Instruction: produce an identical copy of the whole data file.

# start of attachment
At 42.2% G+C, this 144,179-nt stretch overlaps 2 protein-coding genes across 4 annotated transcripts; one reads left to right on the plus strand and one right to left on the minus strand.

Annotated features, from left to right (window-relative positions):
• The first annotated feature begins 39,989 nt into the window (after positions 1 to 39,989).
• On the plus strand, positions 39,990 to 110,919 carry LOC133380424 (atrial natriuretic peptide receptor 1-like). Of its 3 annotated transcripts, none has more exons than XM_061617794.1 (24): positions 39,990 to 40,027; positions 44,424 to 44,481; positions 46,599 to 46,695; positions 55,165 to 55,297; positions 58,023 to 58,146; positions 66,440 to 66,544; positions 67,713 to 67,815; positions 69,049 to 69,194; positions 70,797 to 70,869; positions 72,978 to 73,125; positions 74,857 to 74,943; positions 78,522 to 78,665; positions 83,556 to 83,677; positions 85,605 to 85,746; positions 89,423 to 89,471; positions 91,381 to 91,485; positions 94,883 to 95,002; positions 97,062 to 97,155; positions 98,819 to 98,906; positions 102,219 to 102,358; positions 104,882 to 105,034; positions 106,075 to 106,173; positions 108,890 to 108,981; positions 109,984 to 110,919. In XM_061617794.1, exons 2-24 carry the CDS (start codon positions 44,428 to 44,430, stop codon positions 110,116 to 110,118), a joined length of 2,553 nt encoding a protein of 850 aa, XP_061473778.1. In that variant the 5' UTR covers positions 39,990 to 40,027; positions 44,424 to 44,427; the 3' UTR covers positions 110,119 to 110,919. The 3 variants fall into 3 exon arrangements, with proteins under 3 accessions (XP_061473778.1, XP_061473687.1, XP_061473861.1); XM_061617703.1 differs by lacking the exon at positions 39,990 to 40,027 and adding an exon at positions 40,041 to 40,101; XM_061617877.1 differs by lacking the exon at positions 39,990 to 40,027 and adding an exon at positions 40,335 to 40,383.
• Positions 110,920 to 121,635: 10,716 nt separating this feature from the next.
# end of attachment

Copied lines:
At 42.2% G+C, this 144,179-nt stretch overlaps 2 protein-coding genes across 4 annotated transcripts; one reads left to right on the plus strand and one right to left on the minus strand.

Annotated features, from left to right (window-relative positions):
• The first annotated feature begins 39,989 nt into the window (after positions 1 to 39,989).
• On the plus strand, positions 39,990 to 110,919 carry LOC133380424 (atrial natriuretic peptide receptor 1-like). Of its 3 annotated transcripts, none has more exons than XM_061617794.1 (24): positions 39,990 to 40,027; positions 44,424 to 44,481; positions 46,599 to 46,695; positions 55,165 to 55,297; positions 58,023 to 58,146; positions 66,440 to 66,544; positions 67,713 to 67,815; positions 69,049 to 69,194; positions 70,797 to 70,869; positions 72,978 to 73,125; positions 74,857 to 74,943; positions 78,522 to 78,665; positions 83,556 to 83,677; positions 85,605 to 85,746; positions 89,423 to 89,471; positions 91,381 to 91,485; positions 94,883 to 95,002; positions 97,062 to 97,155; positions 98,819 to 98,906; positions 102,219 to 102,358; positions 104,882 to 105,034; positions 106,075 to 106,173; positions 108,890 to 108,981; positions 109,984 to 110,919. In XM_061617794.1, exons 2-24 carry the CDS (start codon positions 44,428 to 44,430, stop codon positions 110,116 to 110,118), a joined length of 2,553 nt encoding a protein of 850 aa, XP_061473778.1. In that variant the 5' UTR covers positions 39,990 to 40,027; positions 44,424 to 44,427; the 3' UTR covers positions 110,119 to 110,919. The 3 variants fall into 3 exon arrangements, with proteins under 3 accessions (XP_061473778.1, XP_061473687.1, XP_061473861.1); XM_061617703.1 differs by lacking the exon at positions 39,990 to 40,027 and adding an exon at positions 40,041 to 40,101; XM_061617877.1 differs by lacking the exon at positions 39,990 to 40,027 and adding an exon at positions 40,335 to 40,383.
• Positions 110,920 to 121,635: 10,716 nt separating this feature from the next.